Cisco Systems is trying to change the videoconferencing game with a new system that more closely approximates an in-person meeting.
The Cisco TelePresence virtual meeting system, introduced Oct. 23, was designed to control all aspects of the virtual meeting—down to the physical conference table, lighting, room design, and audio and video inputs—to provide a high-quality experience, said Randy Harrell, director of product marketing in Ciscos new TelePresence systems business unit, in San Jose, Calif.
“With the virtual table experience, we take a conference table, cut it in half and add 2,000 miles, but you still have the same human factors,” Harrell said. “Two people per screen are life-size, [and] you see eye contact and body language.”
In a departure from its acquire-and-integrate strategy, about 85 Cisco engineers spent two years developing the technology, Harrell said. Despite an emphasis on time to market, the initial TelePresence products, due in December, are trailing Hewlett-Packards Halo next-generation videoconferencing managed service, which already is available.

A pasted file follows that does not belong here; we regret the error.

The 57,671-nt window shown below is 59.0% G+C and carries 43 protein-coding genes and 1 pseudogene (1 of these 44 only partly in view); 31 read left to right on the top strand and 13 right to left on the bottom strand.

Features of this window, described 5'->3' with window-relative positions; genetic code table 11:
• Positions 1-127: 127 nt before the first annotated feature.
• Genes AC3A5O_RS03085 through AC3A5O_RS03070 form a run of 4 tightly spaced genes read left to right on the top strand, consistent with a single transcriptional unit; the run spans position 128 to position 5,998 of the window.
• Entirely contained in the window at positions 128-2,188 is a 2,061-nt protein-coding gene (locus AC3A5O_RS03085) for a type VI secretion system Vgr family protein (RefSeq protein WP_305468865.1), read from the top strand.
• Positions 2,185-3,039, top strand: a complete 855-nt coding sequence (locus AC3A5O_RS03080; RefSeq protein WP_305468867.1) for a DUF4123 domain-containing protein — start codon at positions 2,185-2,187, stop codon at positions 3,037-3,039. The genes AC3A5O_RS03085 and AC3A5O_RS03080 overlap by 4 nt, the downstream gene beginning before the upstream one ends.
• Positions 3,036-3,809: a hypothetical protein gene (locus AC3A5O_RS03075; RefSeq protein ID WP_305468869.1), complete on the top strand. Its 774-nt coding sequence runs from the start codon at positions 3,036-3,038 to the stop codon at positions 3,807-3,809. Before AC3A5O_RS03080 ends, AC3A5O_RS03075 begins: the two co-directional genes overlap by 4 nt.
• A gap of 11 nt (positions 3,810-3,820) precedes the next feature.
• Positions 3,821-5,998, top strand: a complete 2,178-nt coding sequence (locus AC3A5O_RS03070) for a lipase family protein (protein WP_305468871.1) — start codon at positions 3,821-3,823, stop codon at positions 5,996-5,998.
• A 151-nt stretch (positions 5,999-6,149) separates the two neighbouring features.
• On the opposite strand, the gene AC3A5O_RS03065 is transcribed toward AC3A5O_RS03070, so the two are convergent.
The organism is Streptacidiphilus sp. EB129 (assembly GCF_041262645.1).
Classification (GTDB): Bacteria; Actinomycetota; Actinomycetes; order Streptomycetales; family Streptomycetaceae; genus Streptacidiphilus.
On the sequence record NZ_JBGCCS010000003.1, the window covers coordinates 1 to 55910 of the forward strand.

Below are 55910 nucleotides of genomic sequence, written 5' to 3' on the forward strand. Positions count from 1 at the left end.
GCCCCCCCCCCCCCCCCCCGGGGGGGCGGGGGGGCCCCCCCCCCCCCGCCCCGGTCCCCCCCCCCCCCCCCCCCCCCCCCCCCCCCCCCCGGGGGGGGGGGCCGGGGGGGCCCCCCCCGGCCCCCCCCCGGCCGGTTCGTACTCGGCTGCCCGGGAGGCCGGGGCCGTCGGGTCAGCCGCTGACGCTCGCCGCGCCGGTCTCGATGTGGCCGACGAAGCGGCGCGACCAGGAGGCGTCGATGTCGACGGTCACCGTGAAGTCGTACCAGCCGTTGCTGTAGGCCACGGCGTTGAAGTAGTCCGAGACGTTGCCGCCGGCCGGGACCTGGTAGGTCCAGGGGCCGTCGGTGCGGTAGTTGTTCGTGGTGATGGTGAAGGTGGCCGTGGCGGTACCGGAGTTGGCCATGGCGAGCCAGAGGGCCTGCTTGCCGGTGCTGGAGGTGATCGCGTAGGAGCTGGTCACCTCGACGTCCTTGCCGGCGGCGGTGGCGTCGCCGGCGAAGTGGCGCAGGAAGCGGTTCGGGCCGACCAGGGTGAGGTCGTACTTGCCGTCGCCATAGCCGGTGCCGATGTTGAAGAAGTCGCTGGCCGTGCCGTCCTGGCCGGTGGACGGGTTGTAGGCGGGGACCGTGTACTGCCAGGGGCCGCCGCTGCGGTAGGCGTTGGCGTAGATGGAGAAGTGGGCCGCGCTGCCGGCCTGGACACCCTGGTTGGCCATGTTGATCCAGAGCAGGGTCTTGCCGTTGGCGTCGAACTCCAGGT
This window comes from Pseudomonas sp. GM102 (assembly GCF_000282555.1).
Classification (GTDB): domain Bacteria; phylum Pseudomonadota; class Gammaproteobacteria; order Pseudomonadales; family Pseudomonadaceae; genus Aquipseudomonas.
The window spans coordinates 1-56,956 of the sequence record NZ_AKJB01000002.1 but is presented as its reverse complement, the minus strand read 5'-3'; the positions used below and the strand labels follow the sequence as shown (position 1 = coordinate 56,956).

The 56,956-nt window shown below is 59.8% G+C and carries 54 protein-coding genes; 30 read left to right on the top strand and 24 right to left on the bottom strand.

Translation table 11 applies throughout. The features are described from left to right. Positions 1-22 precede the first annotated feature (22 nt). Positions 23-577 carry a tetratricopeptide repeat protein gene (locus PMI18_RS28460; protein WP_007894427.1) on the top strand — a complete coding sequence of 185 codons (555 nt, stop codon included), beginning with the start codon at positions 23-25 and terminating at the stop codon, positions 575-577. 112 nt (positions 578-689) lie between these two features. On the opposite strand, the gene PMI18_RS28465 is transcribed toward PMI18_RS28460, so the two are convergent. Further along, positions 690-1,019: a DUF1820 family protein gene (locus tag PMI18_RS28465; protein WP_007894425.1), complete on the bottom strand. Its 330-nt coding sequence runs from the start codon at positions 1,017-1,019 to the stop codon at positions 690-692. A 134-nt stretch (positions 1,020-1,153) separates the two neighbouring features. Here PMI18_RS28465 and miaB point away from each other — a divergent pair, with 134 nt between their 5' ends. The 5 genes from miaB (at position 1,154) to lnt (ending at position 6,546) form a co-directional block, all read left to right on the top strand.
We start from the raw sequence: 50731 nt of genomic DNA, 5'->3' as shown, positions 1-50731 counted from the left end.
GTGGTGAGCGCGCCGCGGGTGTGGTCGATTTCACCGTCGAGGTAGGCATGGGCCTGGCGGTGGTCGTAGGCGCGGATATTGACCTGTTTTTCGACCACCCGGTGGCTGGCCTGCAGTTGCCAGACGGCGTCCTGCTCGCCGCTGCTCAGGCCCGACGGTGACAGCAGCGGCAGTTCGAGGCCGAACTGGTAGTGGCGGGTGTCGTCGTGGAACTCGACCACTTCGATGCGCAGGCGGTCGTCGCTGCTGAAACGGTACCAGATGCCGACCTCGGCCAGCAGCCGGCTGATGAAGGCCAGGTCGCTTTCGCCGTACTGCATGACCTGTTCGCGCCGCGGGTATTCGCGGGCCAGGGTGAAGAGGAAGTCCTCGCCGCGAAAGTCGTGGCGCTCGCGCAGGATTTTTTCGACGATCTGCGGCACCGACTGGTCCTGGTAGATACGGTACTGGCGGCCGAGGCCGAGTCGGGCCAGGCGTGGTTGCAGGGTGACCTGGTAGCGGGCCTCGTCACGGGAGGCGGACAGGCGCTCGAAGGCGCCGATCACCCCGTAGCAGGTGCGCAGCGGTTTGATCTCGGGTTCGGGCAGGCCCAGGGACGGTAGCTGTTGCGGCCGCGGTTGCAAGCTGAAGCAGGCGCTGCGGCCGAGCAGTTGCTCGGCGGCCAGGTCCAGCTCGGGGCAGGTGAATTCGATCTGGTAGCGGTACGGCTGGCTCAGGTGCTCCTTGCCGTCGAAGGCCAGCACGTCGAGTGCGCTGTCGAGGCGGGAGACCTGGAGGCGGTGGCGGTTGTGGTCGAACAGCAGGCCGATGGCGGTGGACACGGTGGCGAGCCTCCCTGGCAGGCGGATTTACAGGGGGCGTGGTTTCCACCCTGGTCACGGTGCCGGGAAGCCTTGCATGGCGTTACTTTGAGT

“HP did beat them to market, but not by much,” said Ellen Daley, an analyst with Forrester Research, in Cambridge, Mass. “Cisco is usually a laggard, but theyre trying to change that.”
Cisco took an approach different to that of Halo, which pulls together several components not manufactured by HP, Harrell said. “The biggest difference is that were an IT endpoint,” he said. “We allow our customers to put this endpoint on their networks, and the customer can pick their carrier.”
Harrell added that HPs Halo requires customers to buy a DS-3 WAN link for the service. Cisco instead has partnered with carriers to deliver the TelePresence system and ensure that the customers network and the carriers QOS (quality of service) and security mechanisms integrate to provide the necessary security and bandwidth.
Harrell estimated that a virtual meeting requires 10M bps to 12M bps of bandwidth, instead of the DS-3s 45M bps. It also can share the connection with existing enterprise traffic.
The first two product instantiations of the system include the Cisco TelePresence 1000 for small group meetings and one-on-one conversations and the Cisco TelePresence 3000 for meetings of up to 12 people.